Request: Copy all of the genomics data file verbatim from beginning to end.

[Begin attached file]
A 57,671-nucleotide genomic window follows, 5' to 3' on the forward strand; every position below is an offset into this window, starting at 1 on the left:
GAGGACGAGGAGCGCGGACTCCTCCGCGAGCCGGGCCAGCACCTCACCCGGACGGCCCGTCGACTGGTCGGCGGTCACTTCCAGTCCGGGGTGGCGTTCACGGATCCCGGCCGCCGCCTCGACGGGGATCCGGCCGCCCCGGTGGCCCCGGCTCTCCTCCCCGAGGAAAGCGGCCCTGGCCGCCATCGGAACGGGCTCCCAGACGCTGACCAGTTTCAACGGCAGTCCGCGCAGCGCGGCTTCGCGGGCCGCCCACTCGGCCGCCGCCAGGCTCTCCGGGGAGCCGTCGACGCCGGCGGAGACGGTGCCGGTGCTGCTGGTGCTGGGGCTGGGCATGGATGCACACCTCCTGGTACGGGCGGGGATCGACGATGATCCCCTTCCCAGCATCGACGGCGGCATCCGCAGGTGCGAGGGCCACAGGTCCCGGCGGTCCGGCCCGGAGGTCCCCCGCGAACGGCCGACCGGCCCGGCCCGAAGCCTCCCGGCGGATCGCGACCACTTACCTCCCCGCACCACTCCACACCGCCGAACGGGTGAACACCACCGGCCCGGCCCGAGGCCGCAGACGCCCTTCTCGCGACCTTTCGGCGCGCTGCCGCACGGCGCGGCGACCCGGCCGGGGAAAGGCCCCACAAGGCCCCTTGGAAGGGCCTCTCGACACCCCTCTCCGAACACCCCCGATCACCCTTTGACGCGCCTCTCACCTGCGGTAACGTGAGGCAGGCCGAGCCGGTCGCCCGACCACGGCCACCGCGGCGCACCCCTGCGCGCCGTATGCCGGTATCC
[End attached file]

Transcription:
A 57,671-nucleotide genomic window follows, 5' to 3' on the forward strand; every position below is an offset into this window, starting at 1 on the left:
GAGGACGAGGAGCGCGGACTCCTCCGCGAGCCGGGCCAGCACCTCACCCGGACGGCCCGTCGACTGGTCGGCGGTCACTTCCAGTCCGGGGTGGCGTTCACGGATCCCGGCCGCCGCCTCGACGGGGATCCGGCCGCCCCGGTGGCCCCGGCTCTCCTCCCCGAGGAAAGCGGCCCTGGCCGCCATCGGAACGGGCTCCCAGACGCTGACCAGTTTCAACGGCAGTCCGCGCAGCGCGGCTTCGCGGGCCGCCCACTCGGCCGCCGCCAGGCTCTCCGGGGAGCCGTCGACGCCGGCGGAGACGGTGCCGGTGCTGCTGGTGCTGGGGCTGGGCATGGATGCACACCTCCTGGTACGGGCGGGGATCGACGATGATCCCCTTCCCAGCATCGACGGCGGCATCCGCAGGTGCGAGGGCCACAGGTCCCGGCGGTCCGGCCCGGAGGTCCCCCGCGAACGGCCGACCGGCCCGGCCCGAAGCCTCCCGGCGGATCGCGACCACTTACCTCCCCGCACCACTCCACACCGCCGAACGGGTGAACACCACCGGCCCGGCCCGAGGCCGCAGACGCCCTTCTCGCGACCTTTCGGCGCGCTGCCGCACGGCGCGGCGACCCGGCCGGGGAAAGGCCCCACAAGGCCCCTTGGAAGGGCCTCTCGACACCCCTCTCCGAACACCCCCGATCACCCTTTGACGCGCCTCTCACCTGCGGTAACGTGAGGCAGGCCGAGCCGGTCGCCCGACCACGGCCACCGCGGCGCACCCCTGCGCGCCGTATGCCGGTATCC